In 1883, the landscape of what would become Canyon County was changed forever when the Oregon short line railway (a subsidiary of the Union Pacific) made its way from Granger, Wyoming, to Huntington, Oregon. The sagebrush-covered ground was cleared and leveled so tracks could be laid providing an opportunity for safer travel to emigrants from the East. Towns sprung up about every 10 to 15 miles along the tracks – Nampa is one such town.
No one knows for sure where the name “Nampa” came from, but as the railroad was built through Idaho, unusual names were given to some of the stations. Many of these names were believed to be of Native American origin.
In 1885, Alexander and Hannah Duffes (with the encouragement of James McGee) homesteaded on 160 acres of land east of Caldwell to create a town. In 1886, Duffes and McGee formed the Nampa Land and Improvement Company and divided the property into lots. Duffes was a religious man and dreamed of a town with no saloon. As such, he refused to sell lots to anyone who intended to build a saloon. Consequently people began referring to the town of Nampa as “New Jerusalem.” Interestingly, 21 years later, the Duffes home was moved and a brewery was built in its place.
The promise of irrigation brought many emigrants to homestead in the land surrounding Nampa. In 1890, the Phyllis Canal brought irrigation water to Nampa and surrounding areas. In 1891, the extension of the Ridenbaugh Canal was completed. With the completion of these canals, an estimated 150,000 to 300,000 acres of farmland adjacent to Nampa could be cleared of sagebrush and cultivated.
On April 17, 1891, a municipal government was formed and the town of Nampa incorporated. By 1900, Nampa had a population of about 800.
Water is an essential commodity in the high desert. In 1909, the Bureau of Reclamation created a water storage site for Canyon County farmers. This site, the Deer Flat Reservoir, would bring water to approximately 2,900 farms by 1910. The Deer Flat Reservoir continues to serve Canyon County farmers today.
By 1900, 10 passenger trains a day were coming through Nampa. It was at this time promoter and wealthy mining man, Colonel W.H. Dewey, became interested in Nampa. He built the Boise, Nampa and Owyhee railroad from Nampa to Murphy, Idaho. Dewey also promoted another railroad that was built from Nampa to Emmett and eventually to Lakeport, now McCall, Idaho.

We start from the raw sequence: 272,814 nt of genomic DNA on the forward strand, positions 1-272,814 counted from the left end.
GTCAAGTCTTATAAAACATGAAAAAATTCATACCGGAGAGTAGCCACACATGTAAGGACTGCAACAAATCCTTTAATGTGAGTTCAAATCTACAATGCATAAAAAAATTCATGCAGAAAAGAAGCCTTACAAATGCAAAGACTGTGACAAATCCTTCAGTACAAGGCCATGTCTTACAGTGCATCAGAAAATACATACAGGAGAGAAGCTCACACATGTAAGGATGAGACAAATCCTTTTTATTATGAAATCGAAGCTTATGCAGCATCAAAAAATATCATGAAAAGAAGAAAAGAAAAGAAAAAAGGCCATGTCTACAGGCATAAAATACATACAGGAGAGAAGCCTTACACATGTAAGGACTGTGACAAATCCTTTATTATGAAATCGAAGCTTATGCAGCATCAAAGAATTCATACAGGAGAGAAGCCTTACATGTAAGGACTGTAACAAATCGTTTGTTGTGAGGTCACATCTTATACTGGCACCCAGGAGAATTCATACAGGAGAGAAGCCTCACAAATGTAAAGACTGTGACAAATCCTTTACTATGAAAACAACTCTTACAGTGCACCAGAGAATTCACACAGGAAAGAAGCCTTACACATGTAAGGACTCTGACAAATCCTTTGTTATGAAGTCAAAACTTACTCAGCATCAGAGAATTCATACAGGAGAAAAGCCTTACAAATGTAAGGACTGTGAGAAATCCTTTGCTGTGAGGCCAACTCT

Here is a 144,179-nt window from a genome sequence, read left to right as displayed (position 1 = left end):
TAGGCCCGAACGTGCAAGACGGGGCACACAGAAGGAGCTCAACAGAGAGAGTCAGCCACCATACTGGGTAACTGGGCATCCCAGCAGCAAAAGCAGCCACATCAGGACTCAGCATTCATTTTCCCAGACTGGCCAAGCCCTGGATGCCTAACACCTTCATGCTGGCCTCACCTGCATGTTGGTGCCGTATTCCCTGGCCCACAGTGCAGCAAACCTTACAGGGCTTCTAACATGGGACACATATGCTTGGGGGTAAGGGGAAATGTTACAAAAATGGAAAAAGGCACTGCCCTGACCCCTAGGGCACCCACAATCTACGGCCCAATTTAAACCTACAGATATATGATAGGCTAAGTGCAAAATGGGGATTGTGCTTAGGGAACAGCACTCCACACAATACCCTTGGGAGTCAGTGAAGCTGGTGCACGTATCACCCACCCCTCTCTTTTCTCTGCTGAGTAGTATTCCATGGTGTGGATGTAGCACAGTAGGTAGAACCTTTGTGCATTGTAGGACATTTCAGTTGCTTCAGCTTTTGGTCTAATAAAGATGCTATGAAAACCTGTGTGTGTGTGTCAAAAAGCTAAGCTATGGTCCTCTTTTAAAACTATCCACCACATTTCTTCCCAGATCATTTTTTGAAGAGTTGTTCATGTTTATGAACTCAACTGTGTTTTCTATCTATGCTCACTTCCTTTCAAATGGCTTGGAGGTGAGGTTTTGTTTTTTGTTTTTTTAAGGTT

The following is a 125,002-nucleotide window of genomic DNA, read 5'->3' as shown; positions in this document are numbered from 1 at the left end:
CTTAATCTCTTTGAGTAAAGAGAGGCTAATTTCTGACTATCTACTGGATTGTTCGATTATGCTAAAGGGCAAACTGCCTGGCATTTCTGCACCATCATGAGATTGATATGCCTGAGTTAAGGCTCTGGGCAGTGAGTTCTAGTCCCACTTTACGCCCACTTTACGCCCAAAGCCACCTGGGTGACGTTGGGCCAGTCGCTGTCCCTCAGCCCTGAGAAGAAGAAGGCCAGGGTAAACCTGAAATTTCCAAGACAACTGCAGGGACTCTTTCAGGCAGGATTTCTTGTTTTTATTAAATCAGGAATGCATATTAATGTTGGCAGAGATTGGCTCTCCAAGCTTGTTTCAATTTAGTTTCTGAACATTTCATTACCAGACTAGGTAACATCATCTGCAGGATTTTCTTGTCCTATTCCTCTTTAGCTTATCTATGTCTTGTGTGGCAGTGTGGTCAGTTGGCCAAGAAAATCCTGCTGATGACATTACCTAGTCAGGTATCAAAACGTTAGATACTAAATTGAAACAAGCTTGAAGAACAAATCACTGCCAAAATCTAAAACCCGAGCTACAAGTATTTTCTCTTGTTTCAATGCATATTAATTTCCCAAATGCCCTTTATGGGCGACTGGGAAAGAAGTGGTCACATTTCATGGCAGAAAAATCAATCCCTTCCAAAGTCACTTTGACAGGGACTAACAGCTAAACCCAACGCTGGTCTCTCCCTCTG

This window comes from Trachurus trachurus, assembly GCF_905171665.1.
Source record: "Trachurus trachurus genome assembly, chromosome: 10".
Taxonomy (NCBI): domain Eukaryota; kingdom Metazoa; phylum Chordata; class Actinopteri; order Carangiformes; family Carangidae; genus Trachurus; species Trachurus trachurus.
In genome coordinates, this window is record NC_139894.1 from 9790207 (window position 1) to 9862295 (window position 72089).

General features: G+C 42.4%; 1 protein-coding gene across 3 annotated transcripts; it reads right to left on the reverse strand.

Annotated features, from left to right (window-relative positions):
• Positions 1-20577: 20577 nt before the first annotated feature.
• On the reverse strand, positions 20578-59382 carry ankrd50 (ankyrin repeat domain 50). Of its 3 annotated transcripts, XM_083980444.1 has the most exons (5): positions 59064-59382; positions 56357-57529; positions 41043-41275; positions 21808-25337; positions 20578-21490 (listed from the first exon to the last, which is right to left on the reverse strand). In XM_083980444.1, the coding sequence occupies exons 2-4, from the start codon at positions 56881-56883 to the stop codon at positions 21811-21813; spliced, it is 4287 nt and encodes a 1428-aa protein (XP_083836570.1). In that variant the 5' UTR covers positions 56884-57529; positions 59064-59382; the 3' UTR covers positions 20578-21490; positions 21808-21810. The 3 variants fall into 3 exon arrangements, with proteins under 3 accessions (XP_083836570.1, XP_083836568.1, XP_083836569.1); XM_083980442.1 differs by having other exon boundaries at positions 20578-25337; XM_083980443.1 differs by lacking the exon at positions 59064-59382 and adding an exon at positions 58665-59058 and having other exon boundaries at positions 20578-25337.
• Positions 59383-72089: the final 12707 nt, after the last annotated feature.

With Nampa the junction for four railroads, Dewey decided an elegant hotel was needed in the area. So in 1902, Dewey built the Dewey Palace Hotel. At that time, the Dewey Palace Hotel was considered one of the finest hotels in the West.
With so much passenger train traffic, Nampa needed a larger train station. In September of 1903, a new passenger station was completed. This train station now houses the Canyon County Historical Society Museum on 1200 Front St. in Nampa.
On July 3, 1909, the entire downtown Nampa block between 12th and 13th avenues and First and Front Streets was destroyed when a firecracker exploded in a wooden frame cigar store. This fire forced the residents of Nampa to rebuild a large part of the downtown area.
The Snake River Stampede
In 1908, a group of Christian women organized a street fair. This street fair led to a popular annual event called the “Harvest Festival” where local farmers brought their fruits, vegetables, poultry and other goods to sell in downtown Nampa. In 1913, a bronco booking contest was added.
Over the years, the Harvest Festival faded away, but the rodeo portion of the festival, the Snake River Stampede, has continued to this day. Now, the Snake River Stampede is one of the top 10 rodeos in the pro-rodeo circuits. The Harvest Festival was revived in 2015 for the 100th anniversary of the Stampede.
Agriculture has been and remains a key element of Nampa’s economy. Because of cultivation, agricultural businesses have grown in Nampa. Currently Nampa is the home of the Amalgamated Sugar Factory, the Sorrento Lactalis cheese factory and many others.
Although passenger train service was discontinued in Idaho in 1997 due to lack of funding and use, Nampa continues to be an important part of the Union Pacific mainline operations both now and in the foreseeable future.